Marmite is, quite simply, a yeast extract. Originally, in the late 19th century, organic chemist Justus von Liebig discovered that brewer’s yeast, which is the by-product of the brewing process, could be concentrated and eaten. Though it takes the form of an extremely salty brown paste, Marmite proved to be an immediate success due to its being a good source of B vitamins, such as Thiamin, Riboflavin, Folic Acid, etc., which, at the time, were lacking in the diet of many Brits.

The name “marmite” is thought to originate from the French term of the same spelling which is the name for a small earthenware casserole dish with a lid. Though they may seem to be quite different things, the association was made due to the fact that the yeast extract product was initially sold in small earthenware pots that closely resembled the French vessel. While the switch to the current glass jars was made in the 1920’s, as well as there being a picture of a French marmite on the label, the jars are still made to resemble the original earthenware containers.

Considering that it is 100% vegetarian, packed with essential vitamins, and low-gluten, it’s definitely worth a try. However, it’s not the type of food product that you want to slather on everything. Though the internet is filled with videos and horror stories of people who have mistakenly taken spoonful-sized bites of Marmite or the Australian version, Vegemite, it’s best when used sparingly. While the most recognized use is at the British breakfast table on a piece of toast in a thin layer along with butter or margarine, there are also many uses for the more adventurous - from flavouring soups and cooking, to baking a Marmite cake, and even a number of cereal bars and snack foods that have the Marmite flavour.

So, the next time you see the little brown jar, have a little confidence and try it, so you can know for sure whether you “like it or hate it.”


Sexy – Word of the day

Being sexy is actually a pretty old fashioned concept—the word has been around since the turn of the twentieth century. Take the noun sex and add the –y suffix and you have an adjective to describe something which is sexually appealing. In 1905, the monthly journal The Review of Reviews used the word in a book review: “As one good lady said with a sigh of relief on laying down one of Allen Raine's stories—‘nothing sexy in her books’”. Here was its first appearance in English print.

Does this mean nothing sexy was going on in society before this time? Well, we know plenty of sexy things have happened in history, so the answer is probably no, but before sexy there was sexful (appearing in the 1896 novel Yellow Aster), and before that there was only its synonyms.

The word is often used positively to describe a desirable appearance or, as the quote above shows, in the past it was a quality sometimes treated with disdain. In 1912 the Colorado Springs Gazette had its own interpretation: “If a woman is genuinely keen to win the affections of a man she is a universal woman of the real sexy sort”. These days, thankfully, men might also associate the word sexy with women who are self-confident or successful.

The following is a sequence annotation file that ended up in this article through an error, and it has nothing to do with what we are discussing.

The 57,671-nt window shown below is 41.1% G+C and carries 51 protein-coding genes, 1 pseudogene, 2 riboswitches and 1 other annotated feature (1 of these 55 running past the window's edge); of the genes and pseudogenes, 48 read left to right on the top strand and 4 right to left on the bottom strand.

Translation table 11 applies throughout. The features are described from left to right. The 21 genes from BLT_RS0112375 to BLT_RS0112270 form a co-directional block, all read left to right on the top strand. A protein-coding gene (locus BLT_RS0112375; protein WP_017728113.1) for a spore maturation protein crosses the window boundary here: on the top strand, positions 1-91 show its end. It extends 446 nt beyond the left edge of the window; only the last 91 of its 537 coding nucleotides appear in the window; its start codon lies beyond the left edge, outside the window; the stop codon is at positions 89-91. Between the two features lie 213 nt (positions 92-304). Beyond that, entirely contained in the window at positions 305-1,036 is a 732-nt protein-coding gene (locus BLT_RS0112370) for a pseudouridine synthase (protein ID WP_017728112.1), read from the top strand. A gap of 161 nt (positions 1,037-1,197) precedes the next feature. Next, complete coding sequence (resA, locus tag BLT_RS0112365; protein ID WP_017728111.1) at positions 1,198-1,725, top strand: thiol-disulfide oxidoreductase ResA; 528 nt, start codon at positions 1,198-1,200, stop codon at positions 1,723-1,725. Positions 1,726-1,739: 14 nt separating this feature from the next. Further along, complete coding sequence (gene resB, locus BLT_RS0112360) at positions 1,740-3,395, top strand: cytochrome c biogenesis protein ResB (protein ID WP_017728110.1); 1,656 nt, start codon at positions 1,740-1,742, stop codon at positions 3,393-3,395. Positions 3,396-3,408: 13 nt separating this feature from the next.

But does a man who is sexy have the same qualities as a woman who is sexy? Look at these sentences:

  • The man looked across the room and saw a woman sitting with her drink. Incredibly sexy, he thought.

And here:

  • The woman looked across the room and saw a man sitting with his drink. Incredibly sexy, she thought.

Do your associations with the word change when the gender roles are swapped?

Not only applied to the topic of people, sexy can also be used as an adjective to describe something that excites interest: “Corn and soybeans may not sound as sexy as electronics or aerospace” (Wall St. Jrnl. 22 Sept. 1/6, 1970), or:   “I intend to make sure that we look beyond the pretty screens and sexy specifications to concentrate on what really matters to..the user” (What Personal Computer Dec. 7/1,  1991).

Sexy across cultures

In some cultures, the concept of sexy is forbidden. In Japanese popular culture, it is often not as desirable as being cute. In many Western countries, sexy is splashed across the media – magazines, TV, music (and as early as 1923, the Los Angeles Times was criticizing the movie industry: “Motion-picture directors are suffering obsession for sexy bare shoulders and sexy love-making”). In these cultures, the pressure for people to be sexy can be intense, but in this digital age where airbrushing is used extensively, it’s becoming a thing of fantasy.

Sexy translations

This is an English word that has entered into many other languages, but when translating it, there may be more appropriate terms in the target language depending on the context. Take Japanese as an example. If you wanted to say "She is sexy", you could say "Kanojo wa sekushii" (lit: "She sexy"), but if you translate the quote shown above from What Personal Computer, it wouldn’t make any sense to use sekushii here, since in Japanese sekushii is only used a sexual context.

Sexy has been around for a while now and, unlike its short-lived predecessor sexful, it doesn't show any signs of going out of fashion.